Again, I’m not saying that it’s impossible to learn on your own, but having the assistance of a native speaker, preferably a teacher, will play a massive factor in how fast you learn Spanish.

Fluency Calculator: How Many Hours Do You Need?

Ok, so now you know the five most important factors that determine how quickly you learn Spanish.

Since we get a lot of questions with students asking exactly how long it will take to get to a certain level with BaseLang, we decided to create our own fluency calculator.

Before continuing, we must stress that this is an estimation.

And so while it’s not a guarantee (read our guarantee here), our estimations are based on experience teaching Spanish to hundreds of BaseLang students

Of course, results will vary for many reasons – including the factors we just covered.

  • Conversational

    We define conversational as being able to effectively have complete conversations in social settings, when talking about typical topics and your interests. It’s not always easy, but most things you don’t have too much difficulty with. While advanced students will also benefit from BaseLang, beginners who want to become conversational will see the fastest progress, by far. We estimate roughly 120 hours for someone with no experience to get to this level using our methods.*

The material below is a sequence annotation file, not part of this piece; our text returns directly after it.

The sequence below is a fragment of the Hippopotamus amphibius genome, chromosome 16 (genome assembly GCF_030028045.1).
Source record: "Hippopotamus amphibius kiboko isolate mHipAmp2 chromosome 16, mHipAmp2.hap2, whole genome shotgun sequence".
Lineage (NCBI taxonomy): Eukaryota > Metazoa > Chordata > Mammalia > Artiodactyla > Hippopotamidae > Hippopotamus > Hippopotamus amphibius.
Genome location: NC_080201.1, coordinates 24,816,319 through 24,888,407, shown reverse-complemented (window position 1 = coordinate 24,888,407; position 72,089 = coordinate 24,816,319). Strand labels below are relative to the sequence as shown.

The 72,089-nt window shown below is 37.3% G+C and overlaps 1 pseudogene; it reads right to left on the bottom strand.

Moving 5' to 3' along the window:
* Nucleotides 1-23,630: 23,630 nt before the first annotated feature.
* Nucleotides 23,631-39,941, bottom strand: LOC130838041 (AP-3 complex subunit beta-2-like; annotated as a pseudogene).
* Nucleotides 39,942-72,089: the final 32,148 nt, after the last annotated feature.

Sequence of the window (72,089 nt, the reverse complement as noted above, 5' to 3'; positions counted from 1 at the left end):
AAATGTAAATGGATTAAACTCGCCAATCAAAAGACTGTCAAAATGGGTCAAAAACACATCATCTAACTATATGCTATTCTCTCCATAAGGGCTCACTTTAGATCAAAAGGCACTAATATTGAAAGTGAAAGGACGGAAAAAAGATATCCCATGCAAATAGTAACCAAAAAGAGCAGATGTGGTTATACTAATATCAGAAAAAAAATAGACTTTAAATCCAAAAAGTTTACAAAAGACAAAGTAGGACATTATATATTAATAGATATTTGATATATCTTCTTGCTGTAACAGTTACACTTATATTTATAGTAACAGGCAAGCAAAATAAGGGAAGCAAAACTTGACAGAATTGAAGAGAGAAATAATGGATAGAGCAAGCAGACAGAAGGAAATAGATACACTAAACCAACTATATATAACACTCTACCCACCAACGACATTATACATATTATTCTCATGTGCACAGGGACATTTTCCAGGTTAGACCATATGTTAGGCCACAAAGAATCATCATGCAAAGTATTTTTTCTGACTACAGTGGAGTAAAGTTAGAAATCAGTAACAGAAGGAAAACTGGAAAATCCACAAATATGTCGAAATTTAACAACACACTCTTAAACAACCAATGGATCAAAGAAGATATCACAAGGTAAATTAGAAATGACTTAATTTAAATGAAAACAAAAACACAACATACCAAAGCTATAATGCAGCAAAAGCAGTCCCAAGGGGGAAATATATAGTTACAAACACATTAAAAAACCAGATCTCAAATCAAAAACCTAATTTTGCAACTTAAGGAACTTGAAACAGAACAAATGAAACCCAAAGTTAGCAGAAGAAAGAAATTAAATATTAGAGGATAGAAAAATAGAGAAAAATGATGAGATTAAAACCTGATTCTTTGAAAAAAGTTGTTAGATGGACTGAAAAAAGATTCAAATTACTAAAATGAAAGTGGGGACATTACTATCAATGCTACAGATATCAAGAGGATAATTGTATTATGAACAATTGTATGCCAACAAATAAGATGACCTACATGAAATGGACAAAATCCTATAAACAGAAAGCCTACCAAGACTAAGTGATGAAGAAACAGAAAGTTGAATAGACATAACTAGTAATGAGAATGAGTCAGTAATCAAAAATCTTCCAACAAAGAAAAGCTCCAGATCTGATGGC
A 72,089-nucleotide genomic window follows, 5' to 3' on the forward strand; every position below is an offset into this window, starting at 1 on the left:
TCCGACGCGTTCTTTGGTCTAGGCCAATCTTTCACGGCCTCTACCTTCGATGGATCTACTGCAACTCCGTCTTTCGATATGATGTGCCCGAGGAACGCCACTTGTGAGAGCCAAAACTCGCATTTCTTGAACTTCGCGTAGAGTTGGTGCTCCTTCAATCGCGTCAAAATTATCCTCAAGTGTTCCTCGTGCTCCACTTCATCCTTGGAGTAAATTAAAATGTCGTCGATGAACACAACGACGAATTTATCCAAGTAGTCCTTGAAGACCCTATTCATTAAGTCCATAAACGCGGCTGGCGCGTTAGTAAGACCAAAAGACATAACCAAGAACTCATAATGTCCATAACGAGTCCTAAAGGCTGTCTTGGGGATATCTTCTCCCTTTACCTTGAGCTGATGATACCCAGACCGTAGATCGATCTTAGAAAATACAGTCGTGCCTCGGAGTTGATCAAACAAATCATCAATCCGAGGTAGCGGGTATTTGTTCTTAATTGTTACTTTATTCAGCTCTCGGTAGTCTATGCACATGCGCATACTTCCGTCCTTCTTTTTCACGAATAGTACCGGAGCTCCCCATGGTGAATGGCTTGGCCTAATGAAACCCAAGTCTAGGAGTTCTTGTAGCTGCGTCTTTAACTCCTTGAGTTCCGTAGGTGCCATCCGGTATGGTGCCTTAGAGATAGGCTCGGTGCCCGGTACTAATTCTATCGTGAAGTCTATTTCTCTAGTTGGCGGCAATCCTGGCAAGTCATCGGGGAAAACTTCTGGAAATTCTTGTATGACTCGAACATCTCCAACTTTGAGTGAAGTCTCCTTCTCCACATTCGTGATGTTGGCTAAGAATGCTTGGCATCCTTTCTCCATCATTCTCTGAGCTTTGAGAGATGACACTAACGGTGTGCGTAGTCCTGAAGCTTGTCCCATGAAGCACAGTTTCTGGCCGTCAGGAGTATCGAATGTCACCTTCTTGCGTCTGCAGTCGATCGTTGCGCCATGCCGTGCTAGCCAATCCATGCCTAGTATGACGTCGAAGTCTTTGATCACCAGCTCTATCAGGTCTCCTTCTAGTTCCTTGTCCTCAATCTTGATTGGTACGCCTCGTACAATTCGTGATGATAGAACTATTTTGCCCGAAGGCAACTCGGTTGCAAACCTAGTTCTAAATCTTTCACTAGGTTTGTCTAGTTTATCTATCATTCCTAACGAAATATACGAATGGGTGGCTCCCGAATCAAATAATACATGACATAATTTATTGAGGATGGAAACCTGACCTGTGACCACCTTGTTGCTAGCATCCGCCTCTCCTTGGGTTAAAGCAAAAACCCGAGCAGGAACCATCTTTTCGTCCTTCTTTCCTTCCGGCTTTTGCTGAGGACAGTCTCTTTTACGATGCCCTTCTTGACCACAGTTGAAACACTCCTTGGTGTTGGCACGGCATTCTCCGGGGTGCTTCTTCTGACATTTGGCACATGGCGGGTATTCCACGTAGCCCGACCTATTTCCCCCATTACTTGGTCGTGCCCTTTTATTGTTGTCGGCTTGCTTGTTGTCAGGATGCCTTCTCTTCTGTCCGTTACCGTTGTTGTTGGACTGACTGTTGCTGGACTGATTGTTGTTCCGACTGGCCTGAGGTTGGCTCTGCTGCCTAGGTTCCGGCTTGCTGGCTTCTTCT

• Highly Fluent

    We define fluency as being able to effectively have complete conversations with similar comfort and ease as one’s native language in social settings, when talking about a wider range of typical topics and your interests. Different students will need a higher or lower level depending on their interests and what they have conversations about, and thus this is a blurry, approximate level. We estimate roughly 350 hours for someone with no experience to get to this level using our methods.*

What’s your current level?

How much time will you spend per day?

3.5 months*

Cost Breakdown

  • baselang
  • Online tutor $15/hour
    $450 $321 savings /mo
  • In-person tutor $50/hour
    $1,500 $1,371 savings /mo
  • baselang
  • Online tutor $15/hour
    $1,575 $1,059 total savings
  • In-person tutor $50/hour
    $5,250 $4,734 total savings

*This is an estimation based on our experience teaching Spanish and not a guarantee (read our guarantee here). Results may vary for many reasons. While we believe our methods to be the most efficient and cost effective available, BaseLang is a tool and results depend directly on the effort and time spent by the student.

If you’re serious about learning Spanish, then subscribe to BaseLang today and receive unlimited one-on-one online classes with tutors.

All new customers receive a 7-day trial for $1. 


Get our FREE 7-day email course, Shortcut to Conversational

The exact strategies you need to become conversational in Spanish this year. Join the course now, before we come to our senses and charge for it!

This blog is presented by BaseLang: Unlimited Spanish Tutoring for $179 a Month. Learn more here.